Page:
September 10, 2002
Austin Peay State University admissions counselors hit the recruitment road this fall armed with a new, 14-piece publications package, designed to appeal to teens, ages 16-18.
Typically, APSU's recruitment publications undergo a complete redesign every four to five years. Although two years of use is ideal, budget constraints make that impossible for most public universities, including APSU.
Charlotte Carlin, APSU assistant director of graphic design, was the University's “point person” on the project. After determining specific needs of APSU's admissions counselors, Carlin developed a request for proposals for creative assistance.
Anderson Thomas of Nashville, a national award-winning graphic design agency, was selected, with Jay Smith designated to work with APSU on the project. Carlin wrote bid specifications, and Douglas Printing, Nashville, was awarded the bid.
“Charlotte is to be commended for her tireless perseverance in moving this massive project through its many production stages,” Dennie Burke, executive director of public relations and marketing, said. “We didn't know until July if there would be funds to print the publications. When we were told to proceed, I had serious doubts if it were possible to have all the pieces ready for use by Sept. 1. Charlotte made it happen.”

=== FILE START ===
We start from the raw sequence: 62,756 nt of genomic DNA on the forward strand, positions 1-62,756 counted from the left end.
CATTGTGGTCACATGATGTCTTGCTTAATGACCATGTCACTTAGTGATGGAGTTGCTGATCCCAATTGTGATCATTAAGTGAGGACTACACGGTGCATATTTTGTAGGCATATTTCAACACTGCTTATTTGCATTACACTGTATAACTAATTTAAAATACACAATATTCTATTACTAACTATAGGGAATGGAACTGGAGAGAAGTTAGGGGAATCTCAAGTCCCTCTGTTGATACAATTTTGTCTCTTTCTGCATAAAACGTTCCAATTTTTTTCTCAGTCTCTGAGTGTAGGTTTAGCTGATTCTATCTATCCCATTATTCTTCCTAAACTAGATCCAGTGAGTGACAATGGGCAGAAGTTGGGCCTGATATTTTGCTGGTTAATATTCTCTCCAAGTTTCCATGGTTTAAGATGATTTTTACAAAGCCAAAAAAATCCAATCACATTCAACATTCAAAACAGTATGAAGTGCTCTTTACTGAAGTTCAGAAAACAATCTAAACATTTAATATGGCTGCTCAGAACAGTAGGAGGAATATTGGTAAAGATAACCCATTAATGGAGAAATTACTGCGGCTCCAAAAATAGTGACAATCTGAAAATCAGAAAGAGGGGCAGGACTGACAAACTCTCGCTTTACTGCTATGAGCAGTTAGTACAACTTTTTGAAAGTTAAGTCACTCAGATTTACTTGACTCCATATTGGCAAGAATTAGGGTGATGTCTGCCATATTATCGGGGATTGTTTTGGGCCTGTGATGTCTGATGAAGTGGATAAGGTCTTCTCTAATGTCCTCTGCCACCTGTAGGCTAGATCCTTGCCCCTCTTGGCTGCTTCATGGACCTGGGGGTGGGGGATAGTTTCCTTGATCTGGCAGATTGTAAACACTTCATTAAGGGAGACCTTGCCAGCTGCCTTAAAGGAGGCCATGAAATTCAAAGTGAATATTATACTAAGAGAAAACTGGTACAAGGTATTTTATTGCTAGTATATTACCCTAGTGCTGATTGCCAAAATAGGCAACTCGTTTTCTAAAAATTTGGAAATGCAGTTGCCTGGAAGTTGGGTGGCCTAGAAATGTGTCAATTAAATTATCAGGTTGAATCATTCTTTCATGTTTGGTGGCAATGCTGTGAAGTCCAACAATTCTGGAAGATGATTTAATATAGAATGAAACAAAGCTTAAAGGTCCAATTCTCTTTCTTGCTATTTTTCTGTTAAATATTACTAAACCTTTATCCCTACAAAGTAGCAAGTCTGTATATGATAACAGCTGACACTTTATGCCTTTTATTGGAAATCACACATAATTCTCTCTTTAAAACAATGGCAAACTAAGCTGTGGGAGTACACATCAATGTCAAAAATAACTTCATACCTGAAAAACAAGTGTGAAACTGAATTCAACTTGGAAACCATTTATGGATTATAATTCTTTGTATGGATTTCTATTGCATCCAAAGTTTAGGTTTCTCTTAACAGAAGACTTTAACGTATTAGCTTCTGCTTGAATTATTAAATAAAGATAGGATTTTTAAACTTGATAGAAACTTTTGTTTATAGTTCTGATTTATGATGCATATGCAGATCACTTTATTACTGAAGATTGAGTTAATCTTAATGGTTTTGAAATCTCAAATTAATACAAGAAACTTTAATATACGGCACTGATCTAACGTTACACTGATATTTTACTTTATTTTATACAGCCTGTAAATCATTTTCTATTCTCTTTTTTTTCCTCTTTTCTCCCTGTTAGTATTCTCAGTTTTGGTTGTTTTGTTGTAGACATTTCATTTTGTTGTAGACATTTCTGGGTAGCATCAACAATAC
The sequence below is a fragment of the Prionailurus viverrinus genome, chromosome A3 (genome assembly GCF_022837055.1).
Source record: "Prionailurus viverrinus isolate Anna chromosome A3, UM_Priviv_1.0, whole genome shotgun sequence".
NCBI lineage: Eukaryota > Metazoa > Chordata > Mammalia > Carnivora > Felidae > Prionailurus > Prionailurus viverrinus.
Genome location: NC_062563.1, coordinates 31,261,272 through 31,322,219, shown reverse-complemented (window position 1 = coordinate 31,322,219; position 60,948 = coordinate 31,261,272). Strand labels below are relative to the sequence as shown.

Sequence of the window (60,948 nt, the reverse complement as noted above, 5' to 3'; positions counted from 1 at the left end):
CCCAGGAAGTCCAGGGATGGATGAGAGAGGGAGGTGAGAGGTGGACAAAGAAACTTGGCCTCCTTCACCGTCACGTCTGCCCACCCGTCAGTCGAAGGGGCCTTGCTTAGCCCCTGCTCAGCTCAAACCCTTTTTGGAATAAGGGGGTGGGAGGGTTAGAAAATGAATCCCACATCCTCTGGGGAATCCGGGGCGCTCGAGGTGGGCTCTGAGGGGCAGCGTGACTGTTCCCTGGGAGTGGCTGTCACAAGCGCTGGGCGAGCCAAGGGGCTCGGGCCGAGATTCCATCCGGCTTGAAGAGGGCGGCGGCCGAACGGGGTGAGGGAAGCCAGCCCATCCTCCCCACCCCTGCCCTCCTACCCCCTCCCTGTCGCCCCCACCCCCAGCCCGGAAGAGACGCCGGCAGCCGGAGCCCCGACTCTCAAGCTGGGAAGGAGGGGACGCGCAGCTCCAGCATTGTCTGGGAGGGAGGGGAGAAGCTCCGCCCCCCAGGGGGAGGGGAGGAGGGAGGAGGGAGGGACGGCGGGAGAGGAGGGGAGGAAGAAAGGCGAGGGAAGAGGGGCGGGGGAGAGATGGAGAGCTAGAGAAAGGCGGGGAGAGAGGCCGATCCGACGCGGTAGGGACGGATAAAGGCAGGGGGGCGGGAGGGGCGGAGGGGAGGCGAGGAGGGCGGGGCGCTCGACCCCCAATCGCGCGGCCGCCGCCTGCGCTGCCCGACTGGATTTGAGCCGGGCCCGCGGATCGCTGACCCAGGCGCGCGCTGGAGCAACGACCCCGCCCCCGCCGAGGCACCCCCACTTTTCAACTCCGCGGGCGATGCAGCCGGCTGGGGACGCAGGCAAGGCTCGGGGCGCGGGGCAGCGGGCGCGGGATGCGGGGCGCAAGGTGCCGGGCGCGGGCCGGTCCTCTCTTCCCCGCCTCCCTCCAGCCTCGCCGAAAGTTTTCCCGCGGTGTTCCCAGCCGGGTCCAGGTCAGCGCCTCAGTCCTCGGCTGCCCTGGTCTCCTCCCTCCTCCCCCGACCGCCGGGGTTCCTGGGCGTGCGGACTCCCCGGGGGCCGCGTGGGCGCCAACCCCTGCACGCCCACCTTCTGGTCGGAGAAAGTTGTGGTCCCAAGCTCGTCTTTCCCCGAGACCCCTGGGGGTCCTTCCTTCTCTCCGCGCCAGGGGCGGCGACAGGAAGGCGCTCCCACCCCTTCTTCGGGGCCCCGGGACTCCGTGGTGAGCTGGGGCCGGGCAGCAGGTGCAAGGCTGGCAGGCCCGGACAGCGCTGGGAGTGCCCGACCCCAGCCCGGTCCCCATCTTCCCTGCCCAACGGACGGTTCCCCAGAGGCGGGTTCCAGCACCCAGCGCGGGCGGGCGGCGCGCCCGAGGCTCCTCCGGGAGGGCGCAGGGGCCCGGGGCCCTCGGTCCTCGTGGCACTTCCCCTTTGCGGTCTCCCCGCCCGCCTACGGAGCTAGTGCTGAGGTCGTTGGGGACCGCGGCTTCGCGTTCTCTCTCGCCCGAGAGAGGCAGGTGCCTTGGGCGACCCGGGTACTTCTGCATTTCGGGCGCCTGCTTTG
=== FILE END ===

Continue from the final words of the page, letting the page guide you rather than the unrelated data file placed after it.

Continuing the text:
The Recruitment Publications Committee, comprised of staff from the Office of Admissions and the Office of Public Relations and Marketing, created a “positive attributes of Austin Peay” list, which was used in creative development. The attributes included such descriptors as small, friendly campus, strong and diverse academic programs and opportunities to get involved.
“We knew we needed designs that would set us apart, visually, from other colleges' and universities' publications,” Carlin said. “Not only should the design ‘speak the language' of our teen audience, we wanted to use testimonials by Austin Peay students because current research shows high school students want the real scoop from real students.”
After an extensive review of current nationwide teen research, coupled with informal opinion-gathering from teens within APSU's service area, certain messages came through loudly, clearly and consistently.
Carlin said, “We learned we should avoid stale, stodgy campus shots that are a turn-off to teens because teens do not accept such photos as credible. Plus, every campus publication is filled with them.”
In November 2001, the agency submitted six design concepts to the University. “They drew mixed reviews from our staff, students and faculty,” Carlin said. “But what was more important was how high school juniors and seniors reacted to them.”
Carlin, Cristina Henley, communication specialist, and Bill Persinger, director of graphic design, asked 149 college-bound students from Tennessee and Southern Kentucky their opinions on the designs of the six covers. The two most telling questions were: Looking at the covers in front of you and thinking about the things you say appeal to you about college, which brochure would you pick up at a college fair or in your guidance office? And, Which cover makes you want to open the brochure and find out more about the college or university?